Stitch App for Windows Phone 7: A First Look

Hi, I’m behind the times, this should not be news if you’ve been following along. About three weeks ago, Casey of Ravelry (that’s his medieval name, you know) posted about some of the mobile apps that had been developed for Ravelry users on various mobile platforms. I finally joined the smart phone users about a year and a half ago… with a Windows Phone. There are various reasons why I ended up with the type of phone that seems least supported by apps and functionalities that I want (I’m looking at you, Instagram, and the ability to screencap), but it’s been a good phone to me while we’ve been together (I am considering getting an iPhone at the end of the year, but that’s mostly because my iPod is geriatric and I’m looking to consolidate bits of technology I’m carrying around).

I was delighted to see a Ravelry app, called Stitch, for Windows Phone included in Casey’s blog post, so I scurried off to download it and while I haven’t really played with it too much yet, here’s my initial review of this program.

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Did I mention that I’m disappointed with the inability to screencap from one’s phone? (That’s a Windows Phone function and has nothing to do with Stitch, in case that’s confusing.)

The design of Stitch is really well integrated with the general Windows Phone design, making it intuitive and simple to use. The main menu is simple—choose from your projects or your queue.

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The projects and queue screens also blend into the main design of the Windows Phone, and pull the main project photo from your projects page (and shows a box for projects when you’ve failed to actually take a photo and upload one), or the main photo from the pattern page if you’re looking at the queue view.

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You can pull up your full queue, or all of your projects, and see an itemized list like the image above. Super handy when you get stuck in a yarn store and are trying to only buy yarn for planned projects (which we all do, right?).

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From the projects page, you can select a project and get the full information that’s listed on your Ravelry projects page. In addition, the main photo of your project is displayed behind the text (similar to what the Windows Phone music app does, though that displays photos of the band that’s playing).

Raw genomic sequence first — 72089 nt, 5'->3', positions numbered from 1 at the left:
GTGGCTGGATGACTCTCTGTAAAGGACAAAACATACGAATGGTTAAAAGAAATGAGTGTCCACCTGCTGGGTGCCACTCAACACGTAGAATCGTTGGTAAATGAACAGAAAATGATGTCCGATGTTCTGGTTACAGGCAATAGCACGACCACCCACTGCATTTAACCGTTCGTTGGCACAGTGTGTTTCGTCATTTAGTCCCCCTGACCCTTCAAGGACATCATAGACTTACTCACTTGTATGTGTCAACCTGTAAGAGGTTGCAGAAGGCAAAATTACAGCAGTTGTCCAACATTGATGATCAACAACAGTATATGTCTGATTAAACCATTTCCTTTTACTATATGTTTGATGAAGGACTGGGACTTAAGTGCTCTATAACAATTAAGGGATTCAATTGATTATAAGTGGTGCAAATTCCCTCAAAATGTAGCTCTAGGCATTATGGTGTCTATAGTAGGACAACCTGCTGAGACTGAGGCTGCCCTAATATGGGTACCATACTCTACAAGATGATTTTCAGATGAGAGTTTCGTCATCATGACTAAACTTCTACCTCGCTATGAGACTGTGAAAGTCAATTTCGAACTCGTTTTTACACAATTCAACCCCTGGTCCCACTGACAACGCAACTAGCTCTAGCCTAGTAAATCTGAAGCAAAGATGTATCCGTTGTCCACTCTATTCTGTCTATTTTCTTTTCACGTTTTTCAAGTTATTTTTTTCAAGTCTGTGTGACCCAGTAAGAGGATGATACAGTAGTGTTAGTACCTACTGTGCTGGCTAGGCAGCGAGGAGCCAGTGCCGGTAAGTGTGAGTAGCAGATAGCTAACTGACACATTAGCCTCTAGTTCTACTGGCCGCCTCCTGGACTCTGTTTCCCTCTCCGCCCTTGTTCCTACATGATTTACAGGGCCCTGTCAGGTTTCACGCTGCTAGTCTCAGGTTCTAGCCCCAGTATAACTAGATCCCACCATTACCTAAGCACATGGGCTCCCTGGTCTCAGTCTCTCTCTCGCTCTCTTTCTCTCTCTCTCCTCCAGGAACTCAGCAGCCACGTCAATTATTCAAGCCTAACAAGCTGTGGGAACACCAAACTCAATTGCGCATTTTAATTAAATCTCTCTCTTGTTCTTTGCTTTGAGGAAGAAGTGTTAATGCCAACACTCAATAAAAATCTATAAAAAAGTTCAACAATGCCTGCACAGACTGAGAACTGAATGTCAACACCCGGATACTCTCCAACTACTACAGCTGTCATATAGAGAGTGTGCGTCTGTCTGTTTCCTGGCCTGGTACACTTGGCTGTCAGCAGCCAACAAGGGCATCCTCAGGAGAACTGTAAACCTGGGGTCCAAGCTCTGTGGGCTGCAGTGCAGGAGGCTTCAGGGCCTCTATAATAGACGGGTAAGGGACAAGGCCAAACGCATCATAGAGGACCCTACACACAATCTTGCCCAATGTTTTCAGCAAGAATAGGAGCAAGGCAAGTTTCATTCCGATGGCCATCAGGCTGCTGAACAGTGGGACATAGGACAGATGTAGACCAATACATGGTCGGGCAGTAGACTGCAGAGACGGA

I am never changing the main photo of that scarf.

Anyway.

Stitch’s projects page displays the yarn and needle information for the project, allows you to update your notes field, and can upload photos directly from your phone to Ravelry. You see that I took a crappy in-progress photo of the scarf to test it out.

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Overall this app is a fantastic start. A couple of drawbacks in it’s current edition—you can’t create new projects or cast on directly from your queue (like you can when visiting Ravelry from a computer), and right now it doesn’t access your stash information. I don’t know how much of this may be in the works or how much can’t be integrated because of Ravelry’s coding, but I would really like to be able to see my stash, for those moments when I stumble into a yarn store and think “I may have some of this yarn at home, do I? Do I need more for a project? Am I just trying to rationalize buying yarn?”

Don’t lie. You do that too.

For kicks, here’s a better progress photo of Loki’s scarf, with cat for reference (and cuteness). It’s come a long way… and has a long way to go yet.

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Are you using any of the mobile apps for Ravelry? What do you think of yours?

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6 thoughts on “Stitch App for Windows Phone 7: A First Look

  1. Thanks for the review! Really appreciate you taking the time to share your thoughts!

    To answer your comments in the end about what is coming, I am currently working on v1.3 which will include some stuff around the stash so you can view that on the go as well (there is a bunch of other stuff going in this next release as well, a big UI overhaul for the home screen and a lot of performance improvements too).

    As for casting on from the project screen, I’ll add that to my backlog and we’ll see if I can get that included in a future release as well!

    Thanks again for the review, I hope you enjoy using Stitch!

  2. I haven’t tried any of the apps yet; just the m.ravelry site. The main thing I would use it for is finding out exactly what yarn/dye lot I’m using or planning to use on a project so I can grab another ball or a coordinating color, if need be. This is a useful review!

    • I would have gotten a lot more use out of this app (like on a daily basis) before I got internet service again at my house. But even now that I can just jump on my computer, it’s a great resource for those times I’m out and about and am making plans about what to cast on next.

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